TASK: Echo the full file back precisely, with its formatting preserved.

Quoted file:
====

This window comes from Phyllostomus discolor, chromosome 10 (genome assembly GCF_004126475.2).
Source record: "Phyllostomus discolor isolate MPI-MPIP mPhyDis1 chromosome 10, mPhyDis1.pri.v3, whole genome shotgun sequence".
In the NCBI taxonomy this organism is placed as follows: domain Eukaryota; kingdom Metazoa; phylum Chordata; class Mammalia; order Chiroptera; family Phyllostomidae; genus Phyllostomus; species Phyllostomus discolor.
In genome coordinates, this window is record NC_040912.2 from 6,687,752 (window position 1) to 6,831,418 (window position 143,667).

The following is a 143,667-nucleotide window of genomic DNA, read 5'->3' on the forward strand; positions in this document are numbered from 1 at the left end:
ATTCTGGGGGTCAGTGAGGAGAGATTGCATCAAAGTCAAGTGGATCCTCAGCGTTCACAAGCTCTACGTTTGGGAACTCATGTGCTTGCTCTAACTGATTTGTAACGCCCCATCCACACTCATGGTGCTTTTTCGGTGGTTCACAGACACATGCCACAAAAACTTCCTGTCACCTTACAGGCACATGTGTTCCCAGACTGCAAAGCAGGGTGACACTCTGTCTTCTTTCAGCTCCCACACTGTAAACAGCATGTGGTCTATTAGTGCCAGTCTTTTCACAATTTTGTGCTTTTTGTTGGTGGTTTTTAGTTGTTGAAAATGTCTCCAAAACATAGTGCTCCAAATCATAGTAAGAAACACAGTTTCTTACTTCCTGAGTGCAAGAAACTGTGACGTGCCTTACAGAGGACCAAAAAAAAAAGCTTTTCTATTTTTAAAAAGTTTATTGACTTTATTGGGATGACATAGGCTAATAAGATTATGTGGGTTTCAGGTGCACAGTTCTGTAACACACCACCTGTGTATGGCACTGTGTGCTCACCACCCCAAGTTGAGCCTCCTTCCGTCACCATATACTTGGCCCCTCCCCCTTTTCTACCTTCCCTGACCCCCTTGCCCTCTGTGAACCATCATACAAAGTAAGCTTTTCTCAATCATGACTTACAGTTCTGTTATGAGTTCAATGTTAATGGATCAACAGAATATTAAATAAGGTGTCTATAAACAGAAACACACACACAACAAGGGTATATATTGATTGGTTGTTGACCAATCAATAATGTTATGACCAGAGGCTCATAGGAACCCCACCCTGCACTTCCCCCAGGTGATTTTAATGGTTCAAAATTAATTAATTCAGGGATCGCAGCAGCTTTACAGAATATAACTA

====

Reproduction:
This window comes from Phyllostomus discolor, chromosome 10 (genome assembly GCF_004126475.2).
Source record: "Phyllostomus discolor isolate MPI-MPIP mPhyDis1 chromosome 10, mPhyDis1.pri.v3, whole genome shotgun sequence".
In the NCBI taxonomy this organism is placed as follows: domain Eukaryota; kingdom Metazoa; phylum Chordata; class Mammalia; order Chiroptera; family Phyllostomidae; genus Phyllostomus; species Phyllostomus discolor.
In genome coordinates, this window is record NC_040912.2 from 6,687,752 (window position 1) to 6,831,418 (window position 143,667).

The following is a 143,667-nucleotide window of genomic DNA, read 5'->3' on the forward strand; positions in this document are numbered from 1 at the left end:
ATTCTGGGGGTCAGTGAGGAGAGATTGCATCAAAGTCAAGTGGATCCTCAGCGTTCACAAGCTCTACGTTTGGGAACTCATGTGCTTGCTCTAACTGATTTGTAACGCCCCATCCACACTCATGGTGCTTTTTCGGTGGTTCACAGACACATGCCACAAAAACTTCCTGTCACCTTACAGGCACATGTGTTCCCAGACTGCAAAGCAGGGTGACACTCTGTCTTCTTTCAGCTCCCACACTGTAAACAGCATGTGGTCTATTAGTGCCAGTCTTTTCACAATTTTGTGCTTTTTGTTGGTGGTTTTTAGTTGTTGAAAATGTCTCCAAAACATAGTGCTCCAAATCATAGTAAGAAACACAGTTTCTTACTTCCTGAGTGCAAGAAACTGTGACGTGCCTTACAGAGGACCAAAAAAAAAAGCTTTTCTATTTTTAAAAAGTTTATTGACTTTATTGGGATGACATAGGCTAATAAGATTATGTGGGTTTCAGGTGCACAGTTCTGTAACACACCACCTGTGTATGGCACTGTGTGCTCACCACCCCAAGTTGAGCCTCCTTCCGTCACCATATACTTGGCCCCTCCCCCTTTTCTACCTTCCCTGACCCCCTTGCCCTCTGTGAACCATCATACAAAGTAAGCTTTTCTCAATCATGACTTACAGTTCTGTTATGAGTTCAATGTTAATGGATCAACAGAATATTAAATAAGGTGTCTATAAACAGAAACACACACACAACAAGGGTATATATTGATTGGTTGTTGACCAATCAATAATGTTATGACCAGAGGCTCATAGGAACCCCACCCTGCACTTCCCCCAGGTGATTTTAATGGTTCAAAATTAATTAATTCAGGGATCGCAGCAGCTTTACAGAATATAACTA